“Open science is on the rise. Across disciplines, there are increasing rates of sharing data, making available underlying materials and protocols, and preregistering studies and analysis plans. Hundreds of services have emerged to support open science behaviors at every stage of the research lifecycle. But, what proportion of the research community is practicing open science? Where is penetration of these behaviors strongest and weakest? Answers to these questions are important for evaluating progress in culture reform and for strategic planning of where to invest resources next.
The hardest part of getting meaningful answers to these questions is quantifying the population that is NOT doing the behaviors. For example, in a recent post, Nici Pfeiffer summarized the accelerating growth of OSF users on the occasion of hitting 150,000 registered users. That number and non-linear growth suggests cultural movement associated with this one service, but how much movement?…”
“This book is the fourth full study of serious gold open access—open access articles in open access journals listed in the Directory of Open Access Journals. This and previous editions are available as free PDF ebooks or paperbacks priced to cover production costs.
Thanks to SPARC’s continued support, I was able to update the database to include all journals in the Directory of Open Access Journals as of very early January 1, 2019 and to add 2018 counts and earlier counts as needed (and sometimes refine subject assignments).
This book follows the pattern of the previous versions but includes some notable changes for clarity and meaningfulness. These changes are discussed in Chapter 1; the most obvious ones are an increased emphasis on articles, decreased emphasis on percentages of no-fee journals, and the change from “APC” to “fee” and “free” to “no-fee.” Additionally, the OAWorld/APCLand split has been abandoned since it never caught on—and “visibility” was abandoned as a not-very-useful measure. A new Key Facts table replaces the old Journals and Articles table, providing a more useful quick look at any subset of journals.
Gold Open Access by Country 2013-2018 will appear a few weeks after this book appears. tShird book, Gold Open Access 2013-2018: Subject and Publisher Profiles, will appear a few weeks after that. Part or all of some books will appear as issues of what’s left of Cites & Insights….”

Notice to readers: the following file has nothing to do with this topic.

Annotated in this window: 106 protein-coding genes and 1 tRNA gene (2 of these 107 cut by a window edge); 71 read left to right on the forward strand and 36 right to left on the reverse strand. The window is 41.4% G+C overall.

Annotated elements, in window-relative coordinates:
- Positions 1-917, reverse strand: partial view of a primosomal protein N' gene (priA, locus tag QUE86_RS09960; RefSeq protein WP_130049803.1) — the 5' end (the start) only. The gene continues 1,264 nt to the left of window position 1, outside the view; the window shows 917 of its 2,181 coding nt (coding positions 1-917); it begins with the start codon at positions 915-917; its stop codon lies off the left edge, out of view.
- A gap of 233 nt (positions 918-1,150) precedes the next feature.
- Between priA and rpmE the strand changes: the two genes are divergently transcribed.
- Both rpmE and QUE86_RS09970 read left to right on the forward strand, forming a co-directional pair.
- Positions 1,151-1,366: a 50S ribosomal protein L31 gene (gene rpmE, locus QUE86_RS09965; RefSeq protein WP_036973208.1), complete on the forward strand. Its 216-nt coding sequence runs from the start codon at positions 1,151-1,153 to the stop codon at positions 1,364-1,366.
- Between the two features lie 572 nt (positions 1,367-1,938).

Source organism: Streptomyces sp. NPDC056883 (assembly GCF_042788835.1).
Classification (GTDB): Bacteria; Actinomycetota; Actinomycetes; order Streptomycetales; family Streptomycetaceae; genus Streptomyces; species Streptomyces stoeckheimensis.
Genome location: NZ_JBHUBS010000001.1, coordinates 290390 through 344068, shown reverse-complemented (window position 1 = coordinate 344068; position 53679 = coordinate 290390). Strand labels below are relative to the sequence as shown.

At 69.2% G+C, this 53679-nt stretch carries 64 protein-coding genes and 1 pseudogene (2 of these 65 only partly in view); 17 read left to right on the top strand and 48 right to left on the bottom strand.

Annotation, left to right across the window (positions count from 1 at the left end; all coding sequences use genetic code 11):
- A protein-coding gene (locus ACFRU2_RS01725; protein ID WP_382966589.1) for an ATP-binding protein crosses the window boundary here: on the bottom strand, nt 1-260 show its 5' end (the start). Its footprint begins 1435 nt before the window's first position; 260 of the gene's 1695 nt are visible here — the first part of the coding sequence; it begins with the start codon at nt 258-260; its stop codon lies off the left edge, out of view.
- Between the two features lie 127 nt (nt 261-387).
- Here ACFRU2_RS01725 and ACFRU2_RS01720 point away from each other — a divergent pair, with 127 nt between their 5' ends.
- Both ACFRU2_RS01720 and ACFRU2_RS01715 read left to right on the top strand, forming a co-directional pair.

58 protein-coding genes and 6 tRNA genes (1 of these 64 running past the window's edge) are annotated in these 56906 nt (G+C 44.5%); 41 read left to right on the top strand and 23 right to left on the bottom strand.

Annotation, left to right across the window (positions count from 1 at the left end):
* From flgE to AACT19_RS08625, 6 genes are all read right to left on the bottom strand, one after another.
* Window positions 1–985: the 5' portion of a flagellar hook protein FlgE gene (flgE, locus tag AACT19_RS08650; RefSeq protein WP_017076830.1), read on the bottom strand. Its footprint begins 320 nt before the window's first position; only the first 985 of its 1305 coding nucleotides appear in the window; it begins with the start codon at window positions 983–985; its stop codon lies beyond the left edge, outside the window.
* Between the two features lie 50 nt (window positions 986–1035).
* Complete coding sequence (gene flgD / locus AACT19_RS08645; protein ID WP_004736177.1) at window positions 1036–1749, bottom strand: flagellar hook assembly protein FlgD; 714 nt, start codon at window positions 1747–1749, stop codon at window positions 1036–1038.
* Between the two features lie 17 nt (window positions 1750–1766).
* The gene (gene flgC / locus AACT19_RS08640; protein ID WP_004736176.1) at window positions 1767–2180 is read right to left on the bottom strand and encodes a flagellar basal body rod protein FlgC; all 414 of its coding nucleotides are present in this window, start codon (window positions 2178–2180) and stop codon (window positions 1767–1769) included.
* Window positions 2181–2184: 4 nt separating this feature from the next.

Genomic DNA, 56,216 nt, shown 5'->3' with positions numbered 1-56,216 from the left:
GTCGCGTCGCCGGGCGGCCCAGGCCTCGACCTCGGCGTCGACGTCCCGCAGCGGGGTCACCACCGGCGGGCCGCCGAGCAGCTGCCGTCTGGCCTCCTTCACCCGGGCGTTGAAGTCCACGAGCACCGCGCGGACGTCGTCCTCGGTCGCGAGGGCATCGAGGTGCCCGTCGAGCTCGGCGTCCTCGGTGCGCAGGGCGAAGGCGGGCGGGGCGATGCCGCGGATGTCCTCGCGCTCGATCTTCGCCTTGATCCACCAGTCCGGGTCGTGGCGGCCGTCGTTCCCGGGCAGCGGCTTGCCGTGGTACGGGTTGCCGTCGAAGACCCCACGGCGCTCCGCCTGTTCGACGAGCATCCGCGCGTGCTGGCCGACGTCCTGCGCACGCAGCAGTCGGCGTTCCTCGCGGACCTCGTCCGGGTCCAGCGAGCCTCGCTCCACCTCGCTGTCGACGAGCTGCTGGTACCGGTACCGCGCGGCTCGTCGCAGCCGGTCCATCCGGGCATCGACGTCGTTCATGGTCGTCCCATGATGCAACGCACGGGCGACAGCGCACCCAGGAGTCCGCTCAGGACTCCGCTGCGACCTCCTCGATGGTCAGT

“As Hindawi turned 20 on May 15, we wanted to reflect on how far we have come. How did an Egyptian startup break into a market dominated by centuries-old conglomerates protected by moats of prestige? …
Hindawi’s first decade was spent building a global publishing business and learning to compete with much larger companies. Our second was spent defining and promoting OA publishing models. We look forward to many more years of applying the same rigorous attention to detail to the craft of scholarly publishing, contributing to a more open and connected world….”
“DORA turns 6 years old this week. Or, as we like to say, this year DORA reached 14,000—that’s how many people have signed DORA, and they come from more than 100 countries! Each signature represents an individual committed to improving research assessment in their community, in their corner of the world. And 1,300 organizations in more than 75 countries, in signing DORA, have publicly committed to improving their practices in research evaluation and to encouraging positive change in research culture….”
European funders have been leading a charge under ‘Plan S’ to make more of the scientific literature free to read. Yet the nations that publish the highest proportion of their research papers open access (OA) aren’t in Europe, according to a preliminary analysis shared with Nature. Instead, countries in southeast Asia, Africa and South America are leading the way — thanks to a flourishing network of local open-access journals and publishing portals….”